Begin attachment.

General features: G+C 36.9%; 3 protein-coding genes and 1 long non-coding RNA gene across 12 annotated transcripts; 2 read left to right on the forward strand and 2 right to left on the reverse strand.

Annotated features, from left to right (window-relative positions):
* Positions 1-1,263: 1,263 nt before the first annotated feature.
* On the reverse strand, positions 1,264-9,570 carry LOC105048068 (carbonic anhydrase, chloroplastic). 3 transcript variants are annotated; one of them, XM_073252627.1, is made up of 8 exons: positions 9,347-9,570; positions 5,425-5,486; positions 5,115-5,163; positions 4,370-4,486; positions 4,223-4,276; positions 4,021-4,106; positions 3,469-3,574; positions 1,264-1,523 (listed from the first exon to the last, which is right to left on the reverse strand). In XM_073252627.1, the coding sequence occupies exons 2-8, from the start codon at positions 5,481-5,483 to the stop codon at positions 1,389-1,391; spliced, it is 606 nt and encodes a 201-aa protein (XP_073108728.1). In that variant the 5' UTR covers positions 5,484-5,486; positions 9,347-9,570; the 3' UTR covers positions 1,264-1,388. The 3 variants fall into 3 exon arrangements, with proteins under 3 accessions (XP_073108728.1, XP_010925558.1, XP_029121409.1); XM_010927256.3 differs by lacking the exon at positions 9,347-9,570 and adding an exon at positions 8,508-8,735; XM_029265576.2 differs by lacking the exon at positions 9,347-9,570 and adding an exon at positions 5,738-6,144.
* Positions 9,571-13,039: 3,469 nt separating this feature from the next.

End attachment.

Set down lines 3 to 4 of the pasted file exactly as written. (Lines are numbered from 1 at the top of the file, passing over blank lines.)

* Positions 1-1,263: 1,263 nt before the first annotated feature.
* On the reverse strand, positions 1,264-9,570 carry LOC105048068 (carbonic anhydrase, chloroplastic). 3 transcript variants are annotated; one of them, XM_073252627.1, is made up of 8 exons: positions 9,347-9,570; positions 5,425-5,486; positions 5,115-5,163; positions 4,370-4,486; positions 4,223-4,276; positions 4,021-4,106; positions 3,469-3,574; positions 1,264-1,523 (listed from the first exon to the last, which is right to left on the reverse strand). In XM_073252627.1, the coding sequence occupies exons 2-8, from the start codon at positions 5,481-5,483 to the stop codon at positions 1,389-1,391; spliced, it is 606 nt and encodes a 201-aa protein (XP_073108728.1). In that variant the 5' UTR covers positions 5,484-5,486; positions 9,347-9,570; the 3' UTR covers positions 1,264-1,388. The 3 variants fall into 3 exon arrangements, with proteins under 3 accessions (XP_073108728.1, XP_010925558.1, XP_029121409.1); XM_010927256.3 differs by lacking the exon at positions 9,347-9,570 and adding an exon at positions 8,508-8,735; XM_029265576.2 differs by lacking the exon at positions 9,347-9,570 and adding an exon at positions 5,738-6,144.